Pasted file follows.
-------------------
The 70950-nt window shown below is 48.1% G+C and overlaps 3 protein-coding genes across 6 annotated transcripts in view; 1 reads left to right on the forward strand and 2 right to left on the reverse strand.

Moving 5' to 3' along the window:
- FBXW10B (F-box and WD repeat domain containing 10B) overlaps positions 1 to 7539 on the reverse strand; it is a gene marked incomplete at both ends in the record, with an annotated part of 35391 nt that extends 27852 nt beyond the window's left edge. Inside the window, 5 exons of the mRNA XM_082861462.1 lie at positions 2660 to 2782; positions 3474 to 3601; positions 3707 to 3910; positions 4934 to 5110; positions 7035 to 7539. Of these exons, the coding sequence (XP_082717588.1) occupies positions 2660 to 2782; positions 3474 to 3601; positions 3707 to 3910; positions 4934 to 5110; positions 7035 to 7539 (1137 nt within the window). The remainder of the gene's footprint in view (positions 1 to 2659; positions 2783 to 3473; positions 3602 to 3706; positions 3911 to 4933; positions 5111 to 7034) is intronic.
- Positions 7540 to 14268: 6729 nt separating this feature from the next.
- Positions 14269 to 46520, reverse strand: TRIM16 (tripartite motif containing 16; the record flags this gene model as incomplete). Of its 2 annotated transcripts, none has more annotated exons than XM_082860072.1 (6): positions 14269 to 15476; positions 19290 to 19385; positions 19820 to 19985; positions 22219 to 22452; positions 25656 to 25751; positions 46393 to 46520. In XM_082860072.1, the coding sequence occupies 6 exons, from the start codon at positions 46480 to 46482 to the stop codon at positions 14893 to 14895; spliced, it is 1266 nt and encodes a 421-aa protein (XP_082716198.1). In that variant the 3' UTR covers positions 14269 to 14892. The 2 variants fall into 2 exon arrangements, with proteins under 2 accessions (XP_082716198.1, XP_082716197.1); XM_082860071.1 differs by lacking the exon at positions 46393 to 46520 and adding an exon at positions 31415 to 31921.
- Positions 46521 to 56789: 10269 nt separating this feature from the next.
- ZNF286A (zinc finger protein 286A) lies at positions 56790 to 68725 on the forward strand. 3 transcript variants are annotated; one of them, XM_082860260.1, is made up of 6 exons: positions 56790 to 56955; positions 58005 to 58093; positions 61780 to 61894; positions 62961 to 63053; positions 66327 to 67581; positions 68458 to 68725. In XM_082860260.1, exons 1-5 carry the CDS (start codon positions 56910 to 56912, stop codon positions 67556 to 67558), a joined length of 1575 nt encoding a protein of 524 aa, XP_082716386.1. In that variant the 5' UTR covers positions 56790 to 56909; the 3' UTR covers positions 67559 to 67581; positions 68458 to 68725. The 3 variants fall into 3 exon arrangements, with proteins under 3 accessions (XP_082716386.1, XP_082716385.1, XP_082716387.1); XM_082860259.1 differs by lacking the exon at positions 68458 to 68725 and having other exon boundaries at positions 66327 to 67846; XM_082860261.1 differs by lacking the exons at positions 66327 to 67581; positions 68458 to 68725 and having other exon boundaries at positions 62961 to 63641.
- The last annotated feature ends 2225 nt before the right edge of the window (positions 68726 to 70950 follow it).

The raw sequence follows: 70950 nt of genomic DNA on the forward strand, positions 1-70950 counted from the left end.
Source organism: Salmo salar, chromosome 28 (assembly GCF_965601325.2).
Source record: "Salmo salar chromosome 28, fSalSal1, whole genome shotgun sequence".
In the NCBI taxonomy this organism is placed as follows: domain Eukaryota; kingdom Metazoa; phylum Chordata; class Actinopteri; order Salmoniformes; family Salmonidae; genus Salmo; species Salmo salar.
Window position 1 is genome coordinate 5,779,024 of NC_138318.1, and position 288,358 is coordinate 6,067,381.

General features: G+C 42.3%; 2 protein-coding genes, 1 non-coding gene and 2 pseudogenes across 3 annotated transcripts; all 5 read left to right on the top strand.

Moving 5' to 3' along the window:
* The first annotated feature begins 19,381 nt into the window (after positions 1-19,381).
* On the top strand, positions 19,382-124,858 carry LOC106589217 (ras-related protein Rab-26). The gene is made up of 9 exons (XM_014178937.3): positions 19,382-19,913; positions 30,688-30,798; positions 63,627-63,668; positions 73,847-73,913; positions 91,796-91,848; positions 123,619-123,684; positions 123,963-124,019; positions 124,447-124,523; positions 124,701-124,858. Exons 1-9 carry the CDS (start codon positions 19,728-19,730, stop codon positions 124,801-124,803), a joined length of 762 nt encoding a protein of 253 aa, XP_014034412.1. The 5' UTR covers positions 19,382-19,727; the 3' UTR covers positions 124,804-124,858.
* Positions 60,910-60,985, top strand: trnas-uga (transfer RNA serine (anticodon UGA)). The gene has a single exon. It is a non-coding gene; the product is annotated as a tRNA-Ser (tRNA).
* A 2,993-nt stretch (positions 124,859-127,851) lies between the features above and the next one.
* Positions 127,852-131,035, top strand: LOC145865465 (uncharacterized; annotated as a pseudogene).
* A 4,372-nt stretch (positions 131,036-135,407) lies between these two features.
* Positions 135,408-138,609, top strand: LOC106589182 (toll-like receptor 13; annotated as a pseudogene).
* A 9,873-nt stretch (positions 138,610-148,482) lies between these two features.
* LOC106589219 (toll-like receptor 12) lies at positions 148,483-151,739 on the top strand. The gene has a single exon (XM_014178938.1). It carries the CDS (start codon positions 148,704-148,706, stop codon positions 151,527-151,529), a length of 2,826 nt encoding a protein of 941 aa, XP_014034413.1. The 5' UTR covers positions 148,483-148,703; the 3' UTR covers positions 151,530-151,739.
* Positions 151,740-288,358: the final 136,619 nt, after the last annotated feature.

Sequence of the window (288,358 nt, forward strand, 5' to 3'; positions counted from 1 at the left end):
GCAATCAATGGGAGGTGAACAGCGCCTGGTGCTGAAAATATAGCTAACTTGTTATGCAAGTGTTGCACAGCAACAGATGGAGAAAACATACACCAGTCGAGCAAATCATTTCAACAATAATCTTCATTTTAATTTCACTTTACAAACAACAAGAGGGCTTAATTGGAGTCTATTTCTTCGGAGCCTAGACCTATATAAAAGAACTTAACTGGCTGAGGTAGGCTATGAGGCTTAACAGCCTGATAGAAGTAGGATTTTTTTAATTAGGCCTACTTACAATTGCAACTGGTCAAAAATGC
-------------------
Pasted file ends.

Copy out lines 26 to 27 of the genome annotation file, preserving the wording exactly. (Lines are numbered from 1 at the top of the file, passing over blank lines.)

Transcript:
Sequence of the window (288,358 nt, forward strand, 5' to 3'; positions counted from 1 at the left end):
GCAATCAATGGGAGGTGAACAGCGCCTGGTGCTGAAAATATAGCTAACTTGTTATGCAAGTGTTGCACAGCAACAGATGGAGAAAACATACACCAGTCGAGCAAATCATTTCAACAATAATCTTCATTTTAATTTCACTTTACAAACAACAAGAGGGCTTAATTGGAGTCTATTTCTTCGGAGCCTAGACCTATATAAAAGAACTTAACTGGCTGAGGTAGGCTATGAGGCTTAACAGCCTGATAGAAGTAGGATTTTTTTAATTAGGCCTACTTACAATTGCAACTGGTCAAAAATGC